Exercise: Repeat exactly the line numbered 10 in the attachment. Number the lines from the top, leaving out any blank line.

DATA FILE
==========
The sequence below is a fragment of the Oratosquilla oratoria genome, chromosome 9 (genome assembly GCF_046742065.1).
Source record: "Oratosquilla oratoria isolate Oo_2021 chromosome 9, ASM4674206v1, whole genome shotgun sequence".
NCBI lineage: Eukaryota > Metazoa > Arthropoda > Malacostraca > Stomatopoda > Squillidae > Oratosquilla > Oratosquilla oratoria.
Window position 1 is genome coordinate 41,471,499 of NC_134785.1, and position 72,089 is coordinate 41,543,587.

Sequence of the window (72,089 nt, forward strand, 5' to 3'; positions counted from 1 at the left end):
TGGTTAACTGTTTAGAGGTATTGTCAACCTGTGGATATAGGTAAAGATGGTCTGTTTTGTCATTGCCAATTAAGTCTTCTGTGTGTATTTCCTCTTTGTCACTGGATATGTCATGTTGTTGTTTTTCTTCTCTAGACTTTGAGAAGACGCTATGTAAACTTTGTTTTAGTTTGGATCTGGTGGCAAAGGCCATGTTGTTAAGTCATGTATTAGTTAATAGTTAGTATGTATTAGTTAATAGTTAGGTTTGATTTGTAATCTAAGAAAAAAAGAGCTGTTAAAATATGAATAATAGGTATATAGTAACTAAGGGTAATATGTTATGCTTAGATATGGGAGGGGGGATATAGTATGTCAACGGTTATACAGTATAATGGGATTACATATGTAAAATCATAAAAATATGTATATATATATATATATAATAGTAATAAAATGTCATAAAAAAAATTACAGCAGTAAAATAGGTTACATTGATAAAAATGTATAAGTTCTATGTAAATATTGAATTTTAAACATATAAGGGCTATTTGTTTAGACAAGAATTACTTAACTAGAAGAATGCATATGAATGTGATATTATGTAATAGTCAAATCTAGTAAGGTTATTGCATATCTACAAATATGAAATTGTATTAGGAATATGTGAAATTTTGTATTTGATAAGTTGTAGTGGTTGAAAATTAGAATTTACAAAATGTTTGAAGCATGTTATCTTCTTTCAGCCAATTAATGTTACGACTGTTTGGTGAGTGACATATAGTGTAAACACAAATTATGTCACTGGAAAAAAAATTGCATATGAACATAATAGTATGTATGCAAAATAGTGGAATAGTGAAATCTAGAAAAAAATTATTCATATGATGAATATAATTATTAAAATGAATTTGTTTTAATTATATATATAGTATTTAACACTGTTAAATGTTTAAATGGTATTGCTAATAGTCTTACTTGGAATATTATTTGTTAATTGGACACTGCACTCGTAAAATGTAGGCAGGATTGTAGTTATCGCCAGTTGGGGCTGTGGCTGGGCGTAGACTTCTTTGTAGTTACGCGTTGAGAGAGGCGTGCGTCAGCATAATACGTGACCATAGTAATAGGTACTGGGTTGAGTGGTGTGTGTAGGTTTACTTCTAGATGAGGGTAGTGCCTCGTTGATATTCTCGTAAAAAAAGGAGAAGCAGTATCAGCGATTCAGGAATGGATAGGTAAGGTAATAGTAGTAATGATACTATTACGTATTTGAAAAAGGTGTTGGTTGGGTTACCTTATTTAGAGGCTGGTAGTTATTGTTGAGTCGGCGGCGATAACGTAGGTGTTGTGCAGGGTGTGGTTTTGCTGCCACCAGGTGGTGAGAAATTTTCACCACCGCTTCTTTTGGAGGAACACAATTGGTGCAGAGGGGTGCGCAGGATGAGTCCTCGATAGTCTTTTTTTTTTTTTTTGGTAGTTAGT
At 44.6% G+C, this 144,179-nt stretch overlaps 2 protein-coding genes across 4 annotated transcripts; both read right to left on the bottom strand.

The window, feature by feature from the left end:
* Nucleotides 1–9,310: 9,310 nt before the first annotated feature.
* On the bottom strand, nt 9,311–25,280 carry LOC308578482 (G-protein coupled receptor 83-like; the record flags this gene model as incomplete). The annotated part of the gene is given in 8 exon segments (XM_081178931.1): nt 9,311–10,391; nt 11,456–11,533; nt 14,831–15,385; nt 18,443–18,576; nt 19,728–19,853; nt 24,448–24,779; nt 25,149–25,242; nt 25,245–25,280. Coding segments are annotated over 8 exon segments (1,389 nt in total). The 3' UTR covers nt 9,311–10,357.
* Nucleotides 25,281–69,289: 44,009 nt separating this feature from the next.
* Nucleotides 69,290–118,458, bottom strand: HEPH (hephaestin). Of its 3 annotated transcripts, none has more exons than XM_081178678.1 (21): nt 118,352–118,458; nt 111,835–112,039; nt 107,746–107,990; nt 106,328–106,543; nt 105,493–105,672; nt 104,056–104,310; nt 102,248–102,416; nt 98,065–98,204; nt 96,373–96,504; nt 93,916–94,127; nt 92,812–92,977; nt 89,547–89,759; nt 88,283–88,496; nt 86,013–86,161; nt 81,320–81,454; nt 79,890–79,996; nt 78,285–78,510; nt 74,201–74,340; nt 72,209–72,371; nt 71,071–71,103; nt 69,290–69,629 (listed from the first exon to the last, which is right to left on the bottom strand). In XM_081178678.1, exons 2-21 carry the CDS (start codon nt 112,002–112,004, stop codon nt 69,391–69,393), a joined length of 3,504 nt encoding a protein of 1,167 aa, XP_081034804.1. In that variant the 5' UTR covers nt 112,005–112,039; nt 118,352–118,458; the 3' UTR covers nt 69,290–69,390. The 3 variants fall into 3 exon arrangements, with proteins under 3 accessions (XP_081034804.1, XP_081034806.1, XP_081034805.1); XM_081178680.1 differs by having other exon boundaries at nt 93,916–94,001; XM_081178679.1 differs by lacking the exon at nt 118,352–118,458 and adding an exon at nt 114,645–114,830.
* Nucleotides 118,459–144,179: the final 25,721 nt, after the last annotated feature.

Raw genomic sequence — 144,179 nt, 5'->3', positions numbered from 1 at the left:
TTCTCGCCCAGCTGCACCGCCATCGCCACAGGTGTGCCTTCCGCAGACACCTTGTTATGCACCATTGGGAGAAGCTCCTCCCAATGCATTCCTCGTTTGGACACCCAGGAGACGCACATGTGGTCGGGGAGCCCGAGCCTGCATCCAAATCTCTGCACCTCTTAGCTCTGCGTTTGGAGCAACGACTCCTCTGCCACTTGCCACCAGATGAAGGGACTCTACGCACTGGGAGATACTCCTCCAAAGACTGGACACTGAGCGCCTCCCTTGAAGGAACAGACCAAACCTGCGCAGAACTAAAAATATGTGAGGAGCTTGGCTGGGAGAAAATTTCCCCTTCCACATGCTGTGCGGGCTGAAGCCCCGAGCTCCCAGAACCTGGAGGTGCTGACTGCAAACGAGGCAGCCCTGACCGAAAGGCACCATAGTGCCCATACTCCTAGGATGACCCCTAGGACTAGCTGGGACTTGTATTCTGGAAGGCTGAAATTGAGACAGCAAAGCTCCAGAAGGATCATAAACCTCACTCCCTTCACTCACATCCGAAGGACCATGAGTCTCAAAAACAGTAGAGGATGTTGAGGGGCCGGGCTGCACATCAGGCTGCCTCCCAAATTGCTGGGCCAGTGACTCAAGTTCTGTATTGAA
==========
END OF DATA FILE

* On the bottom strand, nt 9,311–25,280 carry LOC308578482 (G-protein coupled receptor 83-like; the record flags this gene model as incomplete). The annotated part of the gene is given in 8 exon segments (XM_081178931.1): nt 9,311–10,391; nt 11,456–11,533; nt 14,831–15,385; nt 18,443–18,576; nt 19,728–19,853; nt 24,448–24,779; nt 25,149–25,242; nt 25,245–25,280. Coding segments are annotated over 8 exon segments (1,389 nt in total). The 3' UTR covers nt 9,311–10,357.